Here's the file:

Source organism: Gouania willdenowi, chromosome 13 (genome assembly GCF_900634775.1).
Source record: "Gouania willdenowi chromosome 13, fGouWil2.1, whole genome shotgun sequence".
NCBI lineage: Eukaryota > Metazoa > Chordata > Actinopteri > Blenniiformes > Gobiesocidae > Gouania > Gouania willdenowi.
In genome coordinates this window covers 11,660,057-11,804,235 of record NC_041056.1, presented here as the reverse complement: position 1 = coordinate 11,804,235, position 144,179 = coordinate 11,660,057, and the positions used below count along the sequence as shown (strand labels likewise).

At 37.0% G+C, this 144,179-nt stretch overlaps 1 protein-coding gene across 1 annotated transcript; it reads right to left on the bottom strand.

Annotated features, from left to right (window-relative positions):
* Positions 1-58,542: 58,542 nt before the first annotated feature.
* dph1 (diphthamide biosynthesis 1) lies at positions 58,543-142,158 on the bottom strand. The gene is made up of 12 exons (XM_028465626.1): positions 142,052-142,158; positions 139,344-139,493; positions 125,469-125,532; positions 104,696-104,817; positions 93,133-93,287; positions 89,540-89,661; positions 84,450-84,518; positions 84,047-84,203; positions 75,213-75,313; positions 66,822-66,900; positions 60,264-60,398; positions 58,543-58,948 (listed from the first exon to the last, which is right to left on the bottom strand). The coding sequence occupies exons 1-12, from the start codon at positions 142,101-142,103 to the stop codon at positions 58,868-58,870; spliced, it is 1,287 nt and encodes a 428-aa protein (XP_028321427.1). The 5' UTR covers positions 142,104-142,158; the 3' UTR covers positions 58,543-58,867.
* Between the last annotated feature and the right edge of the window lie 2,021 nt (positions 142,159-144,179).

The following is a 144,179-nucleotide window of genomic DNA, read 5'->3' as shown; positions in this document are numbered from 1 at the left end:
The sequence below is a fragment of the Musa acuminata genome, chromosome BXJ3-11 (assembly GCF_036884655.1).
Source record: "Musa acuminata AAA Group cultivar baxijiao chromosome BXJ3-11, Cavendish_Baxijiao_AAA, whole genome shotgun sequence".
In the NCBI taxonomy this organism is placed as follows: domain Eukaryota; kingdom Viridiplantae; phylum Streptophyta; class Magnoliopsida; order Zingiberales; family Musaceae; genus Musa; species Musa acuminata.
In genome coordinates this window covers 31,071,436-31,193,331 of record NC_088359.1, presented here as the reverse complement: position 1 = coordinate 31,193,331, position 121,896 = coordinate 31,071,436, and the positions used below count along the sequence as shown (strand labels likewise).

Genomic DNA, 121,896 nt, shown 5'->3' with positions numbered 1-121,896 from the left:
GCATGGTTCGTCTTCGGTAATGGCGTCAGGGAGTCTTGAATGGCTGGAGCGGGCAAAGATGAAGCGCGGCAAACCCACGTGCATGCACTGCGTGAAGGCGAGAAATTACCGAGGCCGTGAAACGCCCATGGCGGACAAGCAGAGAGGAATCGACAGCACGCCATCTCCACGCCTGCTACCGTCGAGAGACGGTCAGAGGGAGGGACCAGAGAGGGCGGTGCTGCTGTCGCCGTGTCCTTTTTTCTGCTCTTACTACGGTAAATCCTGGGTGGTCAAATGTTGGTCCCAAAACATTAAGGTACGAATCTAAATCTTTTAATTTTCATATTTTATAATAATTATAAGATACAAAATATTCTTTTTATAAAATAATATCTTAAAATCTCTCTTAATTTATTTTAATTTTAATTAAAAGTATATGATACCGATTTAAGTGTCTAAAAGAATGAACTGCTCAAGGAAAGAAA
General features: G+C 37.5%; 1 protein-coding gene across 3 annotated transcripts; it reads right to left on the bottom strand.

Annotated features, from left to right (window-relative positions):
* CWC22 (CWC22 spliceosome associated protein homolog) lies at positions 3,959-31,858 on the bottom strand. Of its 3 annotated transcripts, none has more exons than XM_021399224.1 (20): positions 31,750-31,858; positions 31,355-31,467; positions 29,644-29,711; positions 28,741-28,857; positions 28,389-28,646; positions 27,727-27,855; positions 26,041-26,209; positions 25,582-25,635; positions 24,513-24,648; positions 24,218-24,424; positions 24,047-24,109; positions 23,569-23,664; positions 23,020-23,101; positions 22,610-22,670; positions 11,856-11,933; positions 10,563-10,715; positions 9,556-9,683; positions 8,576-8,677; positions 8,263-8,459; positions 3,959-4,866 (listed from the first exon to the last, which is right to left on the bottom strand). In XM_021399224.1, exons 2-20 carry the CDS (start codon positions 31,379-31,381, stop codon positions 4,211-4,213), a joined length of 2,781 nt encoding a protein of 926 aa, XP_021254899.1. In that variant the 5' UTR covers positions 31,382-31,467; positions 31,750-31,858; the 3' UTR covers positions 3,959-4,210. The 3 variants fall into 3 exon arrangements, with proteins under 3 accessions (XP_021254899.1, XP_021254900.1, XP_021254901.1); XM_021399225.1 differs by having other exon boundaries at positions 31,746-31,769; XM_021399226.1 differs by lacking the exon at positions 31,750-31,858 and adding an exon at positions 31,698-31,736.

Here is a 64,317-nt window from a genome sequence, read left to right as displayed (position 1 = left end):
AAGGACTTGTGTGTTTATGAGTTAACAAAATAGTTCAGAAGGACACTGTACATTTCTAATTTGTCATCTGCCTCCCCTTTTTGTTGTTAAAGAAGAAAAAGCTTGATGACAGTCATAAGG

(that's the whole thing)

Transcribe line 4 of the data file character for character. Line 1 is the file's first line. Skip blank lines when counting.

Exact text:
In genome coordinates this window covers 11,660,057-11,804,235 of record NC_041056.1, presented here as the reverse complement: position 1 = coordinate 11,804,235, position 144,179 = coordinate 11,660,057, and the positions used below count along the sequence as shown (strand labels likewise).